HR’s Priority the Next Four Years: Compliance
June 10, 2021
The Biden administration has released their proposed budget, and there is a big boost of spending for the Department of Labor’s worker protection agencies. Although the labor market will be tight, and HR focus on talent may overtake any other initiatives, compliance cannot be an afterthought for HR. Further, recent appointments to the worker protection agencies, including National Labor Relations Board, reinforce the need for HR to ensure proper attention and resources are available for compliance activities.
To begin with, the Biden proposed budget would provide increases totaling nearly $300 million in the worker protection agencies, including: $73 million for OSHA; $67 million for MSHA (Mine Safety Health Administration); $35 million for the OFCCP (Office of Federal Contract Compliance Programs); and $37 million for EBSA (Employee Benefits Security Administration). In addition, The American Jobs Plan would further bolster the worker protection agencies with an additional investment of $7.5 billion over 10 years. These increases would rebuild enforcement capacity, expand whistleblower protection programs, and increase outreach and compliance assistance.
What this means, for example, is that OFCCP will increase its employee count from a current 451 to 639 (compared to its highest level of 755 in 2011). The budget itself would increase from $105 million to $140 million. Enforcement activity would increase from 400 or so Supply and Service audits to an additional 1,400 for a total of 1,800. Any federal contractor being audited understands the resources expended to defend an audit, especially if audits are dragged out by the agency for a multitude of reasons.
Jenny Yang, the former Chair of the EEOC, was named as Director of OFCCP. With her background, the agency is expected to tackle and focus on pay inequity and disparity as well as racial inequity, which will greatly impact organizations, especially as they prepare for talent acquisition. Smaller contractors especially will be hard pressed on resources, particularly with pay equity audits.
Wage and Hour will be a thorn to employers with a renewed focus on worker misclassification. It will focus on fully enforcing the other areas under its purview, including prevailing wages and family and medical leave. Wage and Hour has been very active on pay theft and similar issues. Every week they announce a number of settlements.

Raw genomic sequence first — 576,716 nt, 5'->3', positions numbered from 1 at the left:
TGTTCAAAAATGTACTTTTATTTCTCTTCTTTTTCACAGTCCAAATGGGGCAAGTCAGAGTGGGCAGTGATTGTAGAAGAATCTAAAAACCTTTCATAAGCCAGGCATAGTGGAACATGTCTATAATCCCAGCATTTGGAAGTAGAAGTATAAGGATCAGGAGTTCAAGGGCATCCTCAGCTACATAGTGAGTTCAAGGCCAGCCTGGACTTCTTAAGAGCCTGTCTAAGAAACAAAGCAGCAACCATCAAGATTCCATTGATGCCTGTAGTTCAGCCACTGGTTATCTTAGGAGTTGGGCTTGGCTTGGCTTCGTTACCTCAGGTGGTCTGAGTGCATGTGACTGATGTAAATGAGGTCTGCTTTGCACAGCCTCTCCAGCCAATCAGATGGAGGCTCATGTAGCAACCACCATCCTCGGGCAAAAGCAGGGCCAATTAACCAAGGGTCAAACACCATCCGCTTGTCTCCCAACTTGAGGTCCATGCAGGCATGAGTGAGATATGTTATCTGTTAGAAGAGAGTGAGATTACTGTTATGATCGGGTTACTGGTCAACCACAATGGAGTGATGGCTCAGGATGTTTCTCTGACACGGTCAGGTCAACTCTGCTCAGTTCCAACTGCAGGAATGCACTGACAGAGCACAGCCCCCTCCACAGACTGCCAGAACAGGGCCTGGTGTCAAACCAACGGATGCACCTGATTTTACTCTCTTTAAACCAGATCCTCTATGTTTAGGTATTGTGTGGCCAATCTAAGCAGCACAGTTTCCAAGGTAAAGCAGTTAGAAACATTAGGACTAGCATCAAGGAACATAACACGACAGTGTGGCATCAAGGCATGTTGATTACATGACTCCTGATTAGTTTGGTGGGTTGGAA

David Weil was nominated by President Biden to head up the U.S. Department of Labor’s Wage and Hour Division. He will be reprising the role he held during the Obama administration. Weill shook up employers when he published his memo that all contractors are employees of the company they contract with. As this approach is expected to be reinstituted, employers such as Uber and Grubhub are to be hardest impacted. But employers overall will need to audit their contractor workforce to determine if they are walking a fine line to liability (not only pay but of all benefits).
In addition, union-side labor and employment attorney Gwynne Wilcox will bring the five-member National Labor Relations Board to its full complement. Wilcox is a senior partner at Levy Ratner, P.C., a New York City union-side labor and employment law firm. She has devoted her career to representing unions and their members in negotiations, arbitration, and before the National Labor Relations Board and other administrative agencies. Obama era labor law, much of which was overturned by the Trump administration, will likely make a comeback, especially the joint employment Ferris-Browning interpretation and social media and respectful workplace limitations on employers.
HR will have its hands full the next four years and will likely be short-handed with retirements and employer investments in the field. As such, ASE will be an even more important resource for compliance – from wage and hour to whistleblowing to federal contractor compliance.